Using Lambda and Combustion Efficiency

The Bridge 4 Gas Analyzer (Model 9004) and 5 Gas Analyzer (Model 9005)  calculate the Oxygen/Combustibles balance (Lambda) from the values of O2, CO, CO2, HC (unburned fuel) , and NOx (for the Model 9005) in the tailpipe gas using the ‘Brettschneider Formula’ specified in international exhaust gas analyzer standards.  This provides an independent verification of fuel control – which is particularly important for modern (OBD-II) vehicles as well as standard carbureted or fuel injected vehicles.

While lambda is a common tuning parameter – equivalent to AFR, but generic in nature, it is often overlooked regarding its important in vehicles with closed loop fuel control and having a catalytic converter.  The reason that it is important for these vehicles is that they all use 3-way catalytic converters to ensure that the tailpipe gases meet EPA standards for cleanliness.  The catalytic converter has to not only complete the oxidation of CO (carbon monoxide) and HC (unburned fuel), but also reduce NOx to appropriate levels.  To do both these jobs, the input exhaust stream to the cat converter must be within a very narrow range – about 2% of perfect stoichiometric balance.  Too rich, and the NOx reduction is enhanced, but there will be excess CO and HC in the exhaust.  Too lean and the opposite will occur – the oxidation of CO and HC is enhanced, but the reduction of NOx is limited.  Being able to determine the true Lambda (AFR) of the exhaust gases is critical to validating that the vehicle is truly in fuel control.

If lambda is 0.980 to 1.020 – then the cat converter should be about 90% efficient in completing oxidation of CO and HC, and still better than 75% in reducing NOx.  While it is not possible to determine the cat converter oxidation and reductions efficiency without having access to pre and post cat converter gases, the tailpipe gases can be readily analyzed for lambda and combustion efficiency – which are a very good indicator of cat converter efficiency.

First, the exhaust gases are analyzed to determine their stoichiometric balance – Lambda.  Then, they are analyzed to determine their combustion efficiency.

Normal Lambda and CE Values in Various Normal Engine Operating Mode:

lambda calculation catalytic converter efficiency

Comparing the Lambda and the CE values allows the technician to make considerable decisions about the fuel control in the vehicle as well as the efficiency of the cat converter.

First – look at Lambda to assess fuel control:

combustion efficiency catalytic converter efficiency

Then look at CE combined with Lambda to assess cat converter efficiency:

combustion efficiency catalytic converter efficiency

What is Lambda?

‘Lambda’ (l) is a dimensionless term that relates to the stoichiometric value of air to fuel.  At the stoichiometric point, Lambda = 1.000.  A Lambda value of 1.050 is 5.0% lean, and a Lambda value of 0.950 is 5.0% rich.  Once Lambda is calculated, A/F ratio can be easily determined by simply multiplying Lambda times the stoichiometric A/F ratio for the fuel used  – e.g. 14.71 for gasoline, 15.87 for LPG, and 17.45 for CNG.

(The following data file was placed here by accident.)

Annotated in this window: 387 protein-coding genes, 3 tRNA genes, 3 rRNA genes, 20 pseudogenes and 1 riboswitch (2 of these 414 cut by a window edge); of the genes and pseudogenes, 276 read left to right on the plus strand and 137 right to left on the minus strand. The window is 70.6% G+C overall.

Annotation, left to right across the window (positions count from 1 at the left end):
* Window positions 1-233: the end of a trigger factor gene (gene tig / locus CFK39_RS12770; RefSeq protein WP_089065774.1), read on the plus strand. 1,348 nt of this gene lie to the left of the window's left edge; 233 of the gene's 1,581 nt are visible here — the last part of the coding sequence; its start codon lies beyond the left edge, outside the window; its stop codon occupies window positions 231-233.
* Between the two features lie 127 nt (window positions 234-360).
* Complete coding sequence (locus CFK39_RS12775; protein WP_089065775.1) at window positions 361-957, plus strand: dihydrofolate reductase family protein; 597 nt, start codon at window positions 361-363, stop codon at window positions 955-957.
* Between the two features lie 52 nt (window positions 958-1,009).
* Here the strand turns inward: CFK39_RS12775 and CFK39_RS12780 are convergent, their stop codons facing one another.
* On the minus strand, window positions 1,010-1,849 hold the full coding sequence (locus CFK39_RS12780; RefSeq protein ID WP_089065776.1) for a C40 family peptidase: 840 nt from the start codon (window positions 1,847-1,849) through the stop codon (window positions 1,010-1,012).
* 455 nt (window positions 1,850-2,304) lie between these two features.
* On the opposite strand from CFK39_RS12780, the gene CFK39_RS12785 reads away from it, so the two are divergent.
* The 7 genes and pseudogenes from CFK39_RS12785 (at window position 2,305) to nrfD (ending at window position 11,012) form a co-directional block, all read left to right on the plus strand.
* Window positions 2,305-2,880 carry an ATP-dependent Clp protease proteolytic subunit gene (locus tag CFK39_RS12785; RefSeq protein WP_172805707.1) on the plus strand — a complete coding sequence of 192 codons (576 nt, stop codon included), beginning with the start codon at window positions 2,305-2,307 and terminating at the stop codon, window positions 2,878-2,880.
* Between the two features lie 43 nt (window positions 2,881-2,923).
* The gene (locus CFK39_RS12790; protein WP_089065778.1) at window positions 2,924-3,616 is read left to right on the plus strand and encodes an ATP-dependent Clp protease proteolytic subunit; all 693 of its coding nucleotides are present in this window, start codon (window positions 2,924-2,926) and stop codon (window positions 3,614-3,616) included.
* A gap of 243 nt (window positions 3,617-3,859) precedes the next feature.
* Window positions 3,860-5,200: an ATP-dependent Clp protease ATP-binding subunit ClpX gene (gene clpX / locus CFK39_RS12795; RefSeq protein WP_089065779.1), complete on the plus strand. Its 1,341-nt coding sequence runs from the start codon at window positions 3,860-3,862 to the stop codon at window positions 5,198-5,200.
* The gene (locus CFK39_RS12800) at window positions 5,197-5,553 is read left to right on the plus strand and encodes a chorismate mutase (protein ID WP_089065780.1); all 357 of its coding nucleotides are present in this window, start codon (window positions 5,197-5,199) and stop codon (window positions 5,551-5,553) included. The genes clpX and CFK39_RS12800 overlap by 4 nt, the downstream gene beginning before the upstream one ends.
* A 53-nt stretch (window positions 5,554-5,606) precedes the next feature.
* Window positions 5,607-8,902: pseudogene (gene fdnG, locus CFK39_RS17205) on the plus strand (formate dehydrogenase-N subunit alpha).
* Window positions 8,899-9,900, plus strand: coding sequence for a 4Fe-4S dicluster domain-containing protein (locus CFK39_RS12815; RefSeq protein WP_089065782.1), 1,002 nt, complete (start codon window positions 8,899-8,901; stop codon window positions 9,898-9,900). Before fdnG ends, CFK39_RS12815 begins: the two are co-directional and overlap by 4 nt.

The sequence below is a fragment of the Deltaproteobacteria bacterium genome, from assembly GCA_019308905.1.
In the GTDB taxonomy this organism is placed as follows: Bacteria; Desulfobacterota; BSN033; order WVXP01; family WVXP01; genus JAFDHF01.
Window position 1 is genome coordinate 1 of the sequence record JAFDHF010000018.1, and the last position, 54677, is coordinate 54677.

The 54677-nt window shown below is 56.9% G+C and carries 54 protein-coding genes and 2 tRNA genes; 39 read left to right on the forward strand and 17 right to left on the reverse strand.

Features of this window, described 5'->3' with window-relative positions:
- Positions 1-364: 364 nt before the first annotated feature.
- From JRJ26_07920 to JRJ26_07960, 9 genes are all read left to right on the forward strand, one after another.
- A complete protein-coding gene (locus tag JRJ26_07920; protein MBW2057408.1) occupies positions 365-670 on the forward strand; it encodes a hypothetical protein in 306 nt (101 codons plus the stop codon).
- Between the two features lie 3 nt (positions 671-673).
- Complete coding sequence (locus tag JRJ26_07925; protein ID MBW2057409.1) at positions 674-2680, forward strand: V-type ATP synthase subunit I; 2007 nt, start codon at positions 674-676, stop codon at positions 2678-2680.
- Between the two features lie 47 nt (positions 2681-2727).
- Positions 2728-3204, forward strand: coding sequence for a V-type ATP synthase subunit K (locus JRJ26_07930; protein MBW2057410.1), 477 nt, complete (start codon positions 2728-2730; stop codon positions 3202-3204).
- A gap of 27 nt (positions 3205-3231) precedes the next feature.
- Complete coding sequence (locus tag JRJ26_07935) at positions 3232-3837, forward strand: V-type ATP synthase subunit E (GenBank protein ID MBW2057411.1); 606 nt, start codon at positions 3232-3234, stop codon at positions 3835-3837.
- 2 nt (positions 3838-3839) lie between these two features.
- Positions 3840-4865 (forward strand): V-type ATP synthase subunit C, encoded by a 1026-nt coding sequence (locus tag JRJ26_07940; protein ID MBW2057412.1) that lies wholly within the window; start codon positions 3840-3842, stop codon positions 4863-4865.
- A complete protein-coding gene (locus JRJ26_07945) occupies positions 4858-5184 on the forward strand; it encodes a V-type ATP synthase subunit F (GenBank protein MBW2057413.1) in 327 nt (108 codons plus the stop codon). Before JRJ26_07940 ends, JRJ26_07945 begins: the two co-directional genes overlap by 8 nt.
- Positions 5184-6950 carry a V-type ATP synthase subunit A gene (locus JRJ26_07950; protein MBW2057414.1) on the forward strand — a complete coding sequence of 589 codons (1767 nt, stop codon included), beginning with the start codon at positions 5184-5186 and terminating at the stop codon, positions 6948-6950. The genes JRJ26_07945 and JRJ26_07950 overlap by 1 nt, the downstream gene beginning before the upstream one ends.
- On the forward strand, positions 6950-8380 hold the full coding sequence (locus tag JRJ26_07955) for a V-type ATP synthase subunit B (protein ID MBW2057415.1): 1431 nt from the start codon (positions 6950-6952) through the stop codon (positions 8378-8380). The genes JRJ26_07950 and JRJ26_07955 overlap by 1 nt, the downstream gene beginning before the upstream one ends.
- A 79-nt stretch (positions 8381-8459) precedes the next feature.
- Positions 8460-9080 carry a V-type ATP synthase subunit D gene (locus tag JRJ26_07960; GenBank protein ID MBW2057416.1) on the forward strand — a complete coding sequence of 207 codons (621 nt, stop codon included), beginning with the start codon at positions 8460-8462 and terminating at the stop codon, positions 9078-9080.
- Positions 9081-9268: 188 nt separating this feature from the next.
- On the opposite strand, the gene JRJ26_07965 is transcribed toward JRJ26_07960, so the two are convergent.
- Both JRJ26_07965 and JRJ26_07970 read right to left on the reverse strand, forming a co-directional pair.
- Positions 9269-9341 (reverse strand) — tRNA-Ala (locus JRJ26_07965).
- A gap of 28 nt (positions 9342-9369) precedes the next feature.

Details of the Lambda Calculation:

Lambda is calculated by determining the degree to which the oxygen atoms and the carbon atoms are balanced in the exhaust gas.  Two oxygen atoms are required for every carbon atom to complete the oxidation of Carbon to Carbon Dioxide – CO2.  Hydrogen is accommodated by knowing the ratio of carbon to hydrogen in the fuel.  In essence, all the oxygen is counted, whether it is free oxygen (O2), or tied up in CO or CO2 – and an estimation of the oxygen tied up in water vapor (H2O) is estimated from the ratio of CO to CO2.  Then all the carbon atoms are counted by looking at CO, CO2, and HC, and hydrogen is added based on its known ratio to carbon in the fuel being used.

Knowing both the oxygen present and the oxygen demand required by the combustibles allow the ratio to be calculated.  A result of 1.000 means that there is exactly enough oxygen for all the combustibles present – whether or not it is being used for that purpose.  This is an important point – the calculated Lambda value is independent of combustion efficiency – and therefore independent of the gas mix.  A misfire does not effect lambda, nor does looking at lambda pre and post cat converter.  Lambda is a ratiometric value – and is invariant of the degree to which the oxygen is used.

The Relationship between Lambda and A/F ratio:

Because Lambda = 1.000 when the oxygen and combustibles are in perfect stoichiometric balance, Lambda can easily be used to calculate A/F ratio for particular fuels.